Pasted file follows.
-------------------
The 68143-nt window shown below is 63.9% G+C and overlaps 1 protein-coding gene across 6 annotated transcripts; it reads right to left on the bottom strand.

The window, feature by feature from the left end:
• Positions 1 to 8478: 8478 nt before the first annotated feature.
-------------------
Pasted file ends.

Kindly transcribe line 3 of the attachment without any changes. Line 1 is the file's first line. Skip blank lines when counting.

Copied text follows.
• Positions 1 to 8478: 8478 nt before the first annotated feature.